GPI offers Native women journalistic opportunity
Native American women who are accepted into Global Press Institute’s Tribal Nations training-to-employment program would cover aspects of their community that aren’t typically covered, or are inaccurately covered. ANNE EAGLE BULL/GLOBAL PRESS TRIBAL NATIONS
WASHINGTON – The Global Press Institute is offering Native American women an experience with its Tribal Nations training-to-employment program, which allows women who are enrolled citizens in a tribe the opportunity to become journalists even if they have no prior experience in the field.
Cristi Hegranes, GPI founder and executive director, said in 2016 GPI conducted a pilot of the Tribal Nation’s program and are “excited” to expand the program and accurately tell the Native American story with hopes to get women from Oklahoma involved.
“So much of the coverage that makes it to the national scale is so stereotypically driven, and it really demonstrates a lack of understanding of so much of what happened within communities, tribal governments,” she said. “So we are expanding Global Press Tribal Nations to work with women from a variety of different tribes and communities across the United States to join the Global Press program.”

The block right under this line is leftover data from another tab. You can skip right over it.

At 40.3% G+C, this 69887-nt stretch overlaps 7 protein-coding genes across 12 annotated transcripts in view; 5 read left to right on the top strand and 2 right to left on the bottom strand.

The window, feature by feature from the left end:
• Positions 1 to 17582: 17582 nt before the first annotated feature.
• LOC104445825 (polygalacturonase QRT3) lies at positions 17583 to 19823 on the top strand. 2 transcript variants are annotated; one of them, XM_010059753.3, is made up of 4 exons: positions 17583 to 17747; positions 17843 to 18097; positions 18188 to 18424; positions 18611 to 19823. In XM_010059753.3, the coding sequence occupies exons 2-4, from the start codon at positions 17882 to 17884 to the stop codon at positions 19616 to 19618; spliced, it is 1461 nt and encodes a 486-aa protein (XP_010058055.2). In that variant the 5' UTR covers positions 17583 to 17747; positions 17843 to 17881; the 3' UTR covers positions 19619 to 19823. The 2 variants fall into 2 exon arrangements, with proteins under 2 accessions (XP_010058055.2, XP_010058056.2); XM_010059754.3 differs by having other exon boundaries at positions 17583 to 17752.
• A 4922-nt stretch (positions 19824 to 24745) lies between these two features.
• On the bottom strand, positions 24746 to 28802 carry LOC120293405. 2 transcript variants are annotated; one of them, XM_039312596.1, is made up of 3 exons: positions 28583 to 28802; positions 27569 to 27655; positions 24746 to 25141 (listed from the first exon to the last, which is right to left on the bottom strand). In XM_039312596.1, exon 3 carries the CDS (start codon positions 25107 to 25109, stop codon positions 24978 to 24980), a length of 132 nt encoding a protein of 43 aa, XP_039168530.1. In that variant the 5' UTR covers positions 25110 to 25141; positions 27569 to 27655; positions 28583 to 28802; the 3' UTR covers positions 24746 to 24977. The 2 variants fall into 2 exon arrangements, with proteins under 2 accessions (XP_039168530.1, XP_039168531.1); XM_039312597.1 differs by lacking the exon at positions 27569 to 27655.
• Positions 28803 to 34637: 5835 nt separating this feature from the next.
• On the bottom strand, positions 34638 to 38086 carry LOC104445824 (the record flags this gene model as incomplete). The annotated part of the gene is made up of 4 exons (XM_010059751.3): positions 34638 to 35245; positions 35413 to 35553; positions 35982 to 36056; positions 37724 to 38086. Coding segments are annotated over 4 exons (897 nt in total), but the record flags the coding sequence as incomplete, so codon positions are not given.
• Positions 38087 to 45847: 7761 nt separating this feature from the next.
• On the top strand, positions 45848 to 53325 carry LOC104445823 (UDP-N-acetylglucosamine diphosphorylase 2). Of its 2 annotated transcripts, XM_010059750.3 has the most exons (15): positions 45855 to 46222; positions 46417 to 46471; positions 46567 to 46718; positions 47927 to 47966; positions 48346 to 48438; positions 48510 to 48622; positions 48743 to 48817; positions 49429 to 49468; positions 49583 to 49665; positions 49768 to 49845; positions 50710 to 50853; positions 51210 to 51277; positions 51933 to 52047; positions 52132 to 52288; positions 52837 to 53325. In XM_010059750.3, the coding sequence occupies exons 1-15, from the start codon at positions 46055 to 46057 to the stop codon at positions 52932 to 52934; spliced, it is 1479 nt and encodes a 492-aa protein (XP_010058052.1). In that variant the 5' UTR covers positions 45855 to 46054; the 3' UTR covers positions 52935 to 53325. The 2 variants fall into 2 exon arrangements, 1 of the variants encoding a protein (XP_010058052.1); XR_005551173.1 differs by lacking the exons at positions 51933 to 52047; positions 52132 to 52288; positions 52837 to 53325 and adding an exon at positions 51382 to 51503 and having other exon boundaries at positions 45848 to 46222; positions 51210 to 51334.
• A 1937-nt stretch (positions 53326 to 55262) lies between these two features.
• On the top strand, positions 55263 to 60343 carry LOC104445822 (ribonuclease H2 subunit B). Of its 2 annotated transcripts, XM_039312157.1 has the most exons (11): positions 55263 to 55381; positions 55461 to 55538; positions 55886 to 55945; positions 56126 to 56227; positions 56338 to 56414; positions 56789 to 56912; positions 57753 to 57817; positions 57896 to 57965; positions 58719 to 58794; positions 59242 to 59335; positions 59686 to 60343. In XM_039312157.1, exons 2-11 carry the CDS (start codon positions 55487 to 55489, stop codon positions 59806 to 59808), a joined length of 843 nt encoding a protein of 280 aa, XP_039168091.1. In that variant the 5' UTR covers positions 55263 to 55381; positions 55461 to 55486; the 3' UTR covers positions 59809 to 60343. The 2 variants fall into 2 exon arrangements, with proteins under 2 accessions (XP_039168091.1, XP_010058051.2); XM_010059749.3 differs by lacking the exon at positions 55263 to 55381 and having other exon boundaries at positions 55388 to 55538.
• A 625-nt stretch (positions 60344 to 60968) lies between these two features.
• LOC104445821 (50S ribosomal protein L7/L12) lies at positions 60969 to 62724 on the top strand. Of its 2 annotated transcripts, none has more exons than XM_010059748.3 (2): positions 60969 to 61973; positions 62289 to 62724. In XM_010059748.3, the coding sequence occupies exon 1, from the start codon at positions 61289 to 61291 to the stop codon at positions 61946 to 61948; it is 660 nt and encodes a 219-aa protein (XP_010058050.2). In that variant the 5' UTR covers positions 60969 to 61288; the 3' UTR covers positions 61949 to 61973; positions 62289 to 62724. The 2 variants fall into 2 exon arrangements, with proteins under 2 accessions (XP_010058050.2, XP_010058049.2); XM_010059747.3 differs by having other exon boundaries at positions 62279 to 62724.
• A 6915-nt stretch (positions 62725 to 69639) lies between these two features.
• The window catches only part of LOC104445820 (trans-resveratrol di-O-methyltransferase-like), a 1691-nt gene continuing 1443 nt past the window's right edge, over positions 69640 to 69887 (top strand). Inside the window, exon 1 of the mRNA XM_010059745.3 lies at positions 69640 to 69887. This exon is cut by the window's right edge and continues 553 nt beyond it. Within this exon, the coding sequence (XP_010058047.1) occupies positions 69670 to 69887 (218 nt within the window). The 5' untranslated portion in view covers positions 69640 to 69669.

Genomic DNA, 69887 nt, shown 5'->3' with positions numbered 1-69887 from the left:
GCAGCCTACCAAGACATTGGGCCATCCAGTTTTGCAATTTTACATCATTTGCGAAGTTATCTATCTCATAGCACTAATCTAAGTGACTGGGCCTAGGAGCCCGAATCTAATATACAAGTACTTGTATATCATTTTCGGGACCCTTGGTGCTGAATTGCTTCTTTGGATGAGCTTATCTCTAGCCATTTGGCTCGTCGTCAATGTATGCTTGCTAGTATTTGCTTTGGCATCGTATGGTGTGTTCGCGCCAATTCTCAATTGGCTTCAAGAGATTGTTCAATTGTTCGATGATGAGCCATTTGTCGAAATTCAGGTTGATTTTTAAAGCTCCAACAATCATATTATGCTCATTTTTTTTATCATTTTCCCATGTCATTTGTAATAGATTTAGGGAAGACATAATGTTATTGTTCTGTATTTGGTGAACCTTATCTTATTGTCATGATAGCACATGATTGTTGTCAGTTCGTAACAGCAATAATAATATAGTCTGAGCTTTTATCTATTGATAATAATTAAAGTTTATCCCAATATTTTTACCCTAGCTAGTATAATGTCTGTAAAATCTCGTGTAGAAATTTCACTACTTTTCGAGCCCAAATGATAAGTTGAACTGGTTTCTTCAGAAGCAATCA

Hegranes said the program includes “rigorous” training and “long-term” employment.
“Anyone who graduates from our training program will receive long-term employment to cover their community over the long-term working for Global Press Journal,” she said.
Those who are accepted into the program would take part in a weeklong training in Washington, D.C., before reporting in their communities.
“We’ll be bringing women from all different tribes together to spend a week together learning what we call the principals and the practice of Global Press Journalism,” she said. “Then everyone will go back to their communities and they spend a couple of months doing three to six stories working with Global Press editors and fact checkers and copy editors to produce really unique coverage from the community.”
Hegranes said it’s important to highlight that no prior journalism experience or basic education limit is required and that applicants must be 18 or older.
“Really the only thing that is required is a natural curiosity and passion for storytelling and really the time to commit to the training and the long-term story production from the communities,” she said. “On average we work with our reporters for more than five years after the training. So we’re really looking for people who want to make an investment in their future as journalists.”
Hegranes said this “extraordinary” opportunity offers these future journalists the chance to play a “pivotal” role in changing the narrative for their community.
“Global Press news stories reach about 20 million people around the world every month. So this is a huge opportunity to really increase accurate information, to really dive in beyond the stereotypes and tell really authentic, true, important stories that might otherwise never be told,” she said.
Hegranes said GPI has been developing independent news bureaus in under-covered parts of the world for the past 11 years.
“The way that our program works is we identify local women from these communities and we put them through a rigorous training process. Teaching them to be ethical, accurate, investigative, feature journalists,” she said.
The deadline to apply is Oct. 15. To apply, visit http://bit.ly/2yF7fqP